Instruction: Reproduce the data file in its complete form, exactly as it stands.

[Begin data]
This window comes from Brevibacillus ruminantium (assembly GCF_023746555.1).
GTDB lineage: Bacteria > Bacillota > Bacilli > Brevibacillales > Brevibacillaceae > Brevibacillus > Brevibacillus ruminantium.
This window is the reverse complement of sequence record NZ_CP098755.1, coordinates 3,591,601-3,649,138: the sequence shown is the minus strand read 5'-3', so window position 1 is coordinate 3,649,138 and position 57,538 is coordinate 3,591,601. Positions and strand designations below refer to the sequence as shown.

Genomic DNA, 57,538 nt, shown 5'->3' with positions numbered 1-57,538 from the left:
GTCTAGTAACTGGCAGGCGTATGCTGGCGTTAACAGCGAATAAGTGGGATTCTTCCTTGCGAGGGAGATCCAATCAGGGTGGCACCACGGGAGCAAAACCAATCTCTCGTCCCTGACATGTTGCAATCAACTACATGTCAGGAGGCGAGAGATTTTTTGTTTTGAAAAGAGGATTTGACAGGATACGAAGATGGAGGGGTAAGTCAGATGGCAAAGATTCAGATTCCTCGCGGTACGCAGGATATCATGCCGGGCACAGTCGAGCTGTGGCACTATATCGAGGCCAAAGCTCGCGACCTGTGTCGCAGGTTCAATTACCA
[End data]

This window comes from Brevibacillus ruminantium (assembly GCF_023746555.1).
GTDB lineage: Bacteria > Bacillota > Bacilli > Brevibacillales > Brevibacillaceae > Brevibacillus > Brevibacillus ruminantium.
This window is the reverse complement of sequence record NZ_CP098755.1, coordinates 3,591,601-3,649,138: the sequence shown is the minus strand read 5'-3', so window position 1 is coordinate 3,649,138 and position 57,538 is coordinate 3,591,601. Positions and strand designations below refer to the sequence as shown.

Genomic DNA, 57,538 nt, shown 5'->3' with positions numbered 1-57,538 from the left:
GTCTAGTAACTGGCAGGCGTATGCTGGCGTTAACAGCGAATAAGTGGGATTCTTCCTTGCGAGGGAGATCCAATCAGGGTGGCACCACGGGAGCAAAACCAATCTCTCGTCCCTGACATGTTGCAATCAACTACATGTCAGGAGGCGAGAGATTTTTTGTTTTGAAAAGAGGATTTGACAGGATACGAAGATGGAGGGGTAAGTCAGATGGCAAAGATTCAGATTCCTCGCGGTACGCAGGATATCATGCCGGGCACAGTCGAGCTGTGGCACTATATCGAGGCCAAAGCTCGCGACCTGTGTCGCAGGTTCAATTACCA